His presentation was in two parts; Firstly, to describe and update us on the work of the many (hundreds of) international humanist groups under the IHEU umbrella, and the many examples of specific cases and countries where campaigns to help those individuals and groups subjected to discrimination and much greater lethal risks. The examples and statistics are mind-boggling in scope and variety, and the most comprehensive account of these forms the basis on the annually updated Free Thought Report (which Bob edits). The second was to focus specifically on the direct first-hand lobbying activities of IHEU and other humanist NGO’s in support of ongoing UN proposals for new and amended motions and declarations. (Be great to share the slides, Bob.)

The amount of work evident in these combined activities was and is immense – impressive and indeed inspiring. Even as an avid follower of such human rights issues and cases reported in the media, you couldn’t hope to appreciate the total scope without the IHEU work done to report them all under one umbrella. From the IHEU perspective, Humanism is as broad a church imaginable: “The global umbrella organisation embracing Humanist, atheist, secularist, skeptic, rationalist, lay, ethical, cultural, free-thought and similar organisations, worldwide since 1952.” To be whole-heartedly commended and supported.

In the Q&A, and ongoing discussions late into the evening, Bob responded to two lines of questioning amongst others:

Given the very general nature of the human rights freedoms, and the range of issues of nation, race, age, gender, sexual-orientation as well as religious and non-religious beliefs generally, how is the “Humanism” message made distinct compared to the many campaigning organisations in this broad libertarian, humanitarian sphere – such as Amnesty International it was suggested.

And secondly, given that the focus in sheer weight of example cases was religious – predominantly Moslem – suppression of freedoms, how is Humanism establishing and arguing for alternatives to the underlying fundamental tenets of specific religious beliefs.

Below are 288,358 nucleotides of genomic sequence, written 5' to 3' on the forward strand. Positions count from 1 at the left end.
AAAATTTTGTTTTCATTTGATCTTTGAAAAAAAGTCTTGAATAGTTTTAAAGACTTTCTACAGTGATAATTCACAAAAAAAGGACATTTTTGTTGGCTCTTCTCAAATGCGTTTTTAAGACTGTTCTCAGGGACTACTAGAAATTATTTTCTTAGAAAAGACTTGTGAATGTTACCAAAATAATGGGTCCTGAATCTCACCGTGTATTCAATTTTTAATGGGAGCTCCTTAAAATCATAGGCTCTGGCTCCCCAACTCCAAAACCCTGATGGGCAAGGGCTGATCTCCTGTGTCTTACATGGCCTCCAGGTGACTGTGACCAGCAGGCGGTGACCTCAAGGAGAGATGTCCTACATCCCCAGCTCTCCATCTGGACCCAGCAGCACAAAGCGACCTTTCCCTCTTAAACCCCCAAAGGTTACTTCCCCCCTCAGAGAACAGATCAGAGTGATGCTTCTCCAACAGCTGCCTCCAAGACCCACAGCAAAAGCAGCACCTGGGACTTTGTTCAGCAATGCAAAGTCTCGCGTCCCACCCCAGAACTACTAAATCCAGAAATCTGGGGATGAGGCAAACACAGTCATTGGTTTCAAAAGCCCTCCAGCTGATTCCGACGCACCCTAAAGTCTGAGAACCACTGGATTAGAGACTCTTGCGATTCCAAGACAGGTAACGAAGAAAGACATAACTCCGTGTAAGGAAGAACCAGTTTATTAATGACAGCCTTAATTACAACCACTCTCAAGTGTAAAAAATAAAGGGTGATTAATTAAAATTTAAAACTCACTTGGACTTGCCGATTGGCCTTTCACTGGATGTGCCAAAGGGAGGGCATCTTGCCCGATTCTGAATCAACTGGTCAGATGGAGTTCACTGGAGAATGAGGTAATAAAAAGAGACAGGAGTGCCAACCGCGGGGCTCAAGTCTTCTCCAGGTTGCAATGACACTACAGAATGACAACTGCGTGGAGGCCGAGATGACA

Joining the dots between those two issues; Humanism, despite the impressively huge amount of campaigning and success against violation of general freedoms of belief and expression, it has done so largely under an anti-religion banner, often under the God vs Science wars” or, BHA specifically, secular moves to eliminate faith-based activity from any (UK) state organs. The focus has been to criticise, attack and ridicule the more “irrational” and dogmatic aspects of religious belief or otherwise exclude it from the domain. Other than some “scientific” & “democratic” forms of rationality, is Humanism doing enough to establish the nature and values of “good” Humanist beliefs, in the vacuum left behind where established religious-based moral law has withered or is otherwise being progressively swept away? The process of getting our own Humanist house in order, as it were.

Bob, from his perspective as both philosopher and campaigner, articulated a sophisticated and informed response. In summary: Firstly, we can’t be simplistic about the myriad interconnected issues. And even where we are able to propose appropriate responses, policies and values, there remain complexities in their communication. Even in the no-brainer clear cut cases, with an obvious wrong to be put right,  there remain many tactical subtleties of both communication and action depending on the short and long term risks to the individuals involved. But in general, many levels from particular campaign messages and actions to more general intellectual debate and conversations, mediated and un-mediated.

Hear, hear. And, in many ways, this represents the fear that drives the agenda here on Psybertron. In this world of ubiquitous communications, it’s all too easy to allow the focus on clear-headlines needed to pursue the clear-cut no-brainer campaigns, to crowd out the tougher, subtler conversations that are also necessary.  It’s a truism that real values are reflected in how individuals act and govern their actions in practice, and that policies and manifestos expressing aims and values, however carefully drafted, can remain theoretical. But, like The Free Thought Report, agreed and published policies and processes for addressing the real complexities of the issues, are a resource for justification and validation of action by all involved.